2006-07: Project Four
Is a human CRP assay useful for studying acute pancreatitis and atherosclerosis in dogs?
Drs. Valerie Wong, Marion Jackson and Beverly Kidney
C-reactive protein is an acute phase protein in many species and a very sensitive marker of acute inflammation in dogs. However, the current method for measuring canine CRP is very time consuming and labour intensive — making it difficult for veterinarians to conduct routine screening of CRP levels as in human medicine. In this study, researchers in WCVM’s Department of Veterinary Pathology hope to validate an automated human assay and provide a more efficient method for measuring CRP in dogs. As well, the WCVM research team will investigate the usefulness of CRP level as a prognostic indicator for acute pancreatitis in dogs.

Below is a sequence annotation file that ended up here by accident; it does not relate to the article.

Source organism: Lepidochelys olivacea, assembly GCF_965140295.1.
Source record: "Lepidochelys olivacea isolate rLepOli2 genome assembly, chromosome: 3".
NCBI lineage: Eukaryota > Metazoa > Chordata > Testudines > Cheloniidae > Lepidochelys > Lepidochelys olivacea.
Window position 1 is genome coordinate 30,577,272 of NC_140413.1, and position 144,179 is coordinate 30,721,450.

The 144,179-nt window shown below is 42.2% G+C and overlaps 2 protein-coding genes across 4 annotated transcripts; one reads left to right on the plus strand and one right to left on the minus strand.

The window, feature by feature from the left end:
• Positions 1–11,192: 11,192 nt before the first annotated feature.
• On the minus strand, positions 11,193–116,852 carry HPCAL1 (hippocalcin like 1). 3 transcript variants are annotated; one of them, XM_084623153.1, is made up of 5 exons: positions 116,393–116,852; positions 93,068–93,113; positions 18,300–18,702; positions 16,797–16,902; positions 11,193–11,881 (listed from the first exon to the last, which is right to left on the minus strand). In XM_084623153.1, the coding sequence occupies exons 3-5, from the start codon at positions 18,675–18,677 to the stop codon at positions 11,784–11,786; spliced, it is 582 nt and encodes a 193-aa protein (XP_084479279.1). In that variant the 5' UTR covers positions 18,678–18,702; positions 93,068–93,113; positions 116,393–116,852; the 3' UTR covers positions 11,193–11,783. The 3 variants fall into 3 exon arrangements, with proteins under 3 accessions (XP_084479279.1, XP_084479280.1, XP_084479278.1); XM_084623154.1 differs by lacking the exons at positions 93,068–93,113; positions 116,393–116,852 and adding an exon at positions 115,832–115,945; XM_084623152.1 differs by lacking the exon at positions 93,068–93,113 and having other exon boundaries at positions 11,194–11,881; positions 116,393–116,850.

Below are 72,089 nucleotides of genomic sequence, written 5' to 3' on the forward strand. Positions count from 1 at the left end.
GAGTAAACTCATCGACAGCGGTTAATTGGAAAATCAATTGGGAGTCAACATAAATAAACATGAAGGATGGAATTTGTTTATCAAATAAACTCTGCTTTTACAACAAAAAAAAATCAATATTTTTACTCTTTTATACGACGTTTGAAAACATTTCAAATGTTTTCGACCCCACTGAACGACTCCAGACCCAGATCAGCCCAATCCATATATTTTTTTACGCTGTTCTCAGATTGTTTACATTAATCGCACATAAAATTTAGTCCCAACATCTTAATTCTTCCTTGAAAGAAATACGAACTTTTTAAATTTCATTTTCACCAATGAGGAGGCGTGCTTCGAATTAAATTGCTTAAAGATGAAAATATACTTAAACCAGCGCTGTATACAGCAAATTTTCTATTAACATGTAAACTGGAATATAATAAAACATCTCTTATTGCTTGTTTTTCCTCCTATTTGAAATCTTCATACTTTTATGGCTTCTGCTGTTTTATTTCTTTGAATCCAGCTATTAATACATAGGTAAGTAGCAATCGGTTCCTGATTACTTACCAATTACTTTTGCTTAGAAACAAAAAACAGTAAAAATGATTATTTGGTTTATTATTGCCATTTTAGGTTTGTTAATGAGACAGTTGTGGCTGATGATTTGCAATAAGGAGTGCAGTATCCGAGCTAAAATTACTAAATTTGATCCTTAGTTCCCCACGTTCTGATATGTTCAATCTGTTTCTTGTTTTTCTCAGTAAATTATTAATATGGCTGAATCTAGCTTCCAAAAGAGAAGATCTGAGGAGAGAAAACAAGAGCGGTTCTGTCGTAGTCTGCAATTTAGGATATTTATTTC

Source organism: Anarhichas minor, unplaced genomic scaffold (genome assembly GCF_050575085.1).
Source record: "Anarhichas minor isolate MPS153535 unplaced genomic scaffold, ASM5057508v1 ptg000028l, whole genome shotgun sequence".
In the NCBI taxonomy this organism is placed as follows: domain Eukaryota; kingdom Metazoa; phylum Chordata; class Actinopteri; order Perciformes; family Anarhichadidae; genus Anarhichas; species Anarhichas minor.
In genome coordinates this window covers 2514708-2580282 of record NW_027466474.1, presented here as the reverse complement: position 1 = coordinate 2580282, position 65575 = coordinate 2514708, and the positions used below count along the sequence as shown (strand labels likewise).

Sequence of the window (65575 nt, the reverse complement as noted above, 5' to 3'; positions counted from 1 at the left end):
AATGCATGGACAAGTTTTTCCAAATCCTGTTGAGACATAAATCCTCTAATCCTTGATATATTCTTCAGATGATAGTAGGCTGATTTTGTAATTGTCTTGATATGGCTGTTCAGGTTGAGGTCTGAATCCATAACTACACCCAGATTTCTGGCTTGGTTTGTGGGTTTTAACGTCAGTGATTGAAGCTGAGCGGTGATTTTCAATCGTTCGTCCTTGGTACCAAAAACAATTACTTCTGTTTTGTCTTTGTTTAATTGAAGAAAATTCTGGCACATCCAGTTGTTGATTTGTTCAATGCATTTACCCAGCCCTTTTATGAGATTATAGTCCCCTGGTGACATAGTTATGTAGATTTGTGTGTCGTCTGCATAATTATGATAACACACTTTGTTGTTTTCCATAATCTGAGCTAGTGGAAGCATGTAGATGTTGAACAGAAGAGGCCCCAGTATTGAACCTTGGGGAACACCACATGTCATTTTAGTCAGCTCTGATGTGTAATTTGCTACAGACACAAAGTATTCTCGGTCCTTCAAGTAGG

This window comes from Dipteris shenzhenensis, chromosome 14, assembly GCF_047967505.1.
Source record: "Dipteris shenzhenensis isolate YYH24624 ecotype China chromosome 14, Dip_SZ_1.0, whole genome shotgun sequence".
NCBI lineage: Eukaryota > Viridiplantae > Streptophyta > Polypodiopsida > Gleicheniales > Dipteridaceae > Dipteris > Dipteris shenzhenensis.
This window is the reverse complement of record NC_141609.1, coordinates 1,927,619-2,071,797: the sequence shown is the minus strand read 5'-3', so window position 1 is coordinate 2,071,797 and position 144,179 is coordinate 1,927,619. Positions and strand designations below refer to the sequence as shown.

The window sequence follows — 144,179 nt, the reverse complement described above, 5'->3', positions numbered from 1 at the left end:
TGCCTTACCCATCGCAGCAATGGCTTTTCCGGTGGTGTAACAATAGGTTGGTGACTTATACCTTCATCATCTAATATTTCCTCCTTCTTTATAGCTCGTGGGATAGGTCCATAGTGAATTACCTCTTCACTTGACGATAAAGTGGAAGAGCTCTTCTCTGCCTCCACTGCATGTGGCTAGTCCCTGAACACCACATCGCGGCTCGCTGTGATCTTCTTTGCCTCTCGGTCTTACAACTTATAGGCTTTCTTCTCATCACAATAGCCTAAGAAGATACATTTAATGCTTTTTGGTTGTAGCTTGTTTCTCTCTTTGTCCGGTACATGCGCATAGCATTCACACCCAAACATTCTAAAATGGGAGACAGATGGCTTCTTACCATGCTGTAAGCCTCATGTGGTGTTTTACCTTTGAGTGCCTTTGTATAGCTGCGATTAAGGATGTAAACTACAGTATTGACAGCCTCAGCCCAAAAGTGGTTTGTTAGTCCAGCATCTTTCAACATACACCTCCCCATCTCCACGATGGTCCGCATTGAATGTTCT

Scientists will also measure CRP levels in serum samples from healthy miniature schnauzer dogs — a breed that’s predisposed to atherosclerosis (thickened blood vessel walls due to fatty deposits). While this condition is common in humans, it’s rarely diagnosed in dogs. Human medical research has shown that CRP may not be just a marker for atherosclerosis but a mediator of this condition. Once WCVM scientists have established baseline CRP levels in miniature schnauzer dogs, this work could lead to future studies evaluating the association between CRP levels and the higher risk of atherosclerosis in this dog breed.